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Refrigerants Explained

Refrigerants Explained

Last updated on 8/7/2019

Refrigerant is essential for cooling refrigerators and air conditioners but it generally isn't a factor most people think about when making a purchase. However, with refrigerant laws changing and certain refrigerant types becoming illegal, it is important to understand the differences between the types of refrigerant when it comes to replacing your refrigerator or freezer.

Shop All Commercial Refrigerators

What is Refrigerant?

Refrigerant is a cooling agent that absorbs heat and leaves cool air behind when passed through a compressor and evaporator. It fluctuates between a liquid or gas state as it goes through the thermodynamic process.

How Refrigerant Works

How Refrigerant Works

Here is how refrigerant cools the inside of refrigerators and the air for AC units:

  1. The refrigerant begins as a liquid when it passes through the expansion device in your unit. It expands and cools due to the sudden drop in pressure causing it to turn into a gas.
  2. As the gaseous refrigerant passes through the copper evaporator coil inside the unit, it absorbs the heat from the products inside.
  3. The unit’s compressor then pulls the refrigerant gas and the absorbed heat away from the food products, increasing the pressure of the gas.
  4. The hot, high-pressure refrigerant then passes through the condenser coils. As it does so, it radiates its heat into the atmosphere and cools back into a liquid.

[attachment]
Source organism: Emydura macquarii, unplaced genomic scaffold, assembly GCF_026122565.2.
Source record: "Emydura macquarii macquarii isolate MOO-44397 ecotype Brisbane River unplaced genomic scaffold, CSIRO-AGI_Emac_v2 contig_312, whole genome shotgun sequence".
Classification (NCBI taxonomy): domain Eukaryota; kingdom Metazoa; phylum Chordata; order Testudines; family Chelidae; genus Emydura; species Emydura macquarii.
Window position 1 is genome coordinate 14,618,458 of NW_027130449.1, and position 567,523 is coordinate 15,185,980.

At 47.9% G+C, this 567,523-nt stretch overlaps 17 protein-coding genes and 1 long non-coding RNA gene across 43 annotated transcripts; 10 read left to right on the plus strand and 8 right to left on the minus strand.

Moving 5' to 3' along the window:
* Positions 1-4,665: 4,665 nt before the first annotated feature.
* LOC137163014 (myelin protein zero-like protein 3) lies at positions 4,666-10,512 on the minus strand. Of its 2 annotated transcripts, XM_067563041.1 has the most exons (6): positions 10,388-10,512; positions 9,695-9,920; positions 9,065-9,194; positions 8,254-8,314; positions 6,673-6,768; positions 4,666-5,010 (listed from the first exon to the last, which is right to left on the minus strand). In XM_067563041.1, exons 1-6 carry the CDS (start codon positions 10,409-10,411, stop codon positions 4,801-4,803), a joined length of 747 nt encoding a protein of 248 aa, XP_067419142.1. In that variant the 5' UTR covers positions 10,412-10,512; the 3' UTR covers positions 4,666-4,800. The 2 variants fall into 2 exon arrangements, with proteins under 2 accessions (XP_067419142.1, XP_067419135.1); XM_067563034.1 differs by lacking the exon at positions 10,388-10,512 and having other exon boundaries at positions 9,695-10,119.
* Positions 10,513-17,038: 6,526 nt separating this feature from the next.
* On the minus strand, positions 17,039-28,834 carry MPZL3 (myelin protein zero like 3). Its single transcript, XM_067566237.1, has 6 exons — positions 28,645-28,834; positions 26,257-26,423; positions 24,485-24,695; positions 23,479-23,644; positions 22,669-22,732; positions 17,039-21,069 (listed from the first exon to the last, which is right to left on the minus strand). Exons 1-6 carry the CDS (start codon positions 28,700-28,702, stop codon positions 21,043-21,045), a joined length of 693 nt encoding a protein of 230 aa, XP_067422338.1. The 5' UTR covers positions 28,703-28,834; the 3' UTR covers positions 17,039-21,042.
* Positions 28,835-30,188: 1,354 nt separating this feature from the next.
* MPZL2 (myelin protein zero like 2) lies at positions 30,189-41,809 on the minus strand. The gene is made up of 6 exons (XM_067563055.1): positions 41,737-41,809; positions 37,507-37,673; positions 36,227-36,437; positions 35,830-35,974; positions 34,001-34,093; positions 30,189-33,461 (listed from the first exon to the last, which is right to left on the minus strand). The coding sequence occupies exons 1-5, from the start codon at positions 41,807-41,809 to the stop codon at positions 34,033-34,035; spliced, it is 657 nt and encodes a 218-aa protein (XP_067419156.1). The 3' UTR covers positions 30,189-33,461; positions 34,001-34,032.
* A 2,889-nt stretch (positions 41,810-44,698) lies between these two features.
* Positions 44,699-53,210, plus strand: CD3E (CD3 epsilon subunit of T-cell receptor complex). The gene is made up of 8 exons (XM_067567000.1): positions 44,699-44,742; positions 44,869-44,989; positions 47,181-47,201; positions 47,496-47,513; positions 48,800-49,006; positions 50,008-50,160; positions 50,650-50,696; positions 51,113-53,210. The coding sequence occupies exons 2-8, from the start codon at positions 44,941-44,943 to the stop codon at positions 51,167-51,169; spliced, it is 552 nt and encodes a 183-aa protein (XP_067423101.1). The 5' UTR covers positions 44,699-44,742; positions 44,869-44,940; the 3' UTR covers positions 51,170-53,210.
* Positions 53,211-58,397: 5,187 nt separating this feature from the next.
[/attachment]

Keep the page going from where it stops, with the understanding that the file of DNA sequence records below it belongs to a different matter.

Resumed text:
5. The liquid refrigerant reenters the expansion device and the process begins again.

Types of Refrigerant

The following refrigerant types are the most common you may encounter in your commercial equipment:

R-12 Refrigerant

Side by Side Refrigerators
  • Components: ChloroFluoroCarbons (CFC), Methane Based
  • Uses: Refrigerators and Air Conditioners
  • ODP: 1.0
  • GWP: High (10900)
  • Eco-Friendly: No
  • Flammable: No
  • Banned in 1994

R-22 Refrigerant

  • Components: HydroChloroFluoroCarbons (HCFC), contains less chlorine than CFCs
  • Uses: Refrigerators and Air Conditioners
  • ODP: 0.055
  • GWP: Medium (1810)
  • Eco-Friendly: No
  • Flammable: No
  • Will be banned by 2030

R-290 Refrigerant

  • Components: HydroCarbons (HC), Propane based
  • Uses: Refrigerators and Air Conditioners
  • ODP: 0
  • GWP: Low (6)
  • Eco-Friendly: Yes
  • Flammable: Yes

R-134a Refrigerant

  • Components: HydroFluoroCarbon (HFC)
  • Uses: Refrigerators, Car Air Conditioning
  • ODP: 0
  • GWP: 1430 (Medium)
  • Eco-Friendly: Somewhat
  • Flammable: No

R-404A Refrigerant

  • Components: HydroFluoroCarbon (HFC)
  • Uses: Freezers and Refrigerators
  • ODP: 0
  • GWP: High (3922)
  • Eco-Friendly: No
  • Flammable: No

R-410A Refrigerant

  • Components: HydroFluoroCarbon (HFC)
  • Uses: Refrigerators and Air Conditioners
  • ODP: 0
  • GWP: Medium (2088)
  • Eco-Friendly: Somewhat
  • Flammable: No

R-450A Refrigerant

  • Components: HydroFluoroOlefin (HFO)